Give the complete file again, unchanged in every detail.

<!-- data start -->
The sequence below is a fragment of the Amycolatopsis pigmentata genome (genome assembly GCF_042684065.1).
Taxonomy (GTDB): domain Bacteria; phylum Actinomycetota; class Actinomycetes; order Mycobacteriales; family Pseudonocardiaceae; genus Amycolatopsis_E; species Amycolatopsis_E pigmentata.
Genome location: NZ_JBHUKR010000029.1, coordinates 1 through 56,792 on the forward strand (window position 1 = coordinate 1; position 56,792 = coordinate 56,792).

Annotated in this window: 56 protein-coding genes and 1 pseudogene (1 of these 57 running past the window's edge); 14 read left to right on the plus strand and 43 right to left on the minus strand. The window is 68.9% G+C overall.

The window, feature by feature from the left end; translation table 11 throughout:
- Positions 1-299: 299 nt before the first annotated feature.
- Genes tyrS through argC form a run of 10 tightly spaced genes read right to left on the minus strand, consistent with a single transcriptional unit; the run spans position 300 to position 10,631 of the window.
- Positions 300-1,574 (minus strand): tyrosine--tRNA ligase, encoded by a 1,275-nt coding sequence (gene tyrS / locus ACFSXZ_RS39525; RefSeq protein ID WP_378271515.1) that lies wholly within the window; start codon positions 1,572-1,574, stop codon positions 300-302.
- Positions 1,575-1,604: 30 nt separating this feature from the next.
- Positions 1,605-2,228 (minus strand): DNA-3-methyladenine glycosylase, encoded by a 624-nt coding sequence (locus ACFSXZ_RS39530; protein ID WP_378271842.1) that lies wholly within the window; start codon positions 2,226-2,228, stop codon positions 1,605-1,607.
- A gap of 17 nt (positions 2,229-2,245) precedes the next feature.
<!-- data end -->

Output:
The sequence below is a fragment of the Amycolatopsis pigmentata genome (genome assembly GCF_042684065.1).
Taxonomy (GTDB): domain Bacteria; phylum Actinomycetota; class Actinomycetes; order Mycobacteriales; family Pseudonocardiaceae; genus Amycolatopsis_E; species Amycolatopsis_E pigmentata.
Genome location: NZ_JBHUKR010000029.1, coordinates 1 through 56,792 on the forward strand (window position 1 = coordinate 1; position 56,792 = coordinate 56,792).

Annotated in this window: 56 protein-coding genes and 1 pseudogene (1 of these 57 running past the window's edge); 14 read left to right on the plus strand and 43 right to left on the minus strand. The window is 68.9% G+C overall.

The window, feature by feature from the left end; translation table 11 throughout:
- Positions 1-299: 299 nt before the first annotated feature.
- Genes tyrS through argC form a run of 10 tightly spaced genes read right to left on the minus strand, consistent with a single transcriptional unit; the run spans position 300 to position 10,631 of the window.
- Positions 300-1,574 (minus strand): tyrosine--tRNA ligase, encoded by a 1,275-nt coding sequence (gene tyrS / locus ACFSXZ_RS39525; RefSeq protein ID WP_378271515.1) that lies wholly within the window; start codon positions 1,572-1,574, stop codon positions 300-302.
- Positions 1,575-1,604: 30 nt separating this feature from the next.
- Positions 1,605-2,228 (minus strand): DNA-3-methyladenine glycosylase, encoded by a 624-nt coding sequence (locus ACFSXZ_RS39530; protein ID WP_378271842.1) that lies wholly within the window; start codon positions 2,226-2,228, stop codon positions 1,605-1,607.
- A gap of 17 nt (positions 2,229-2,245) precedes the next feature.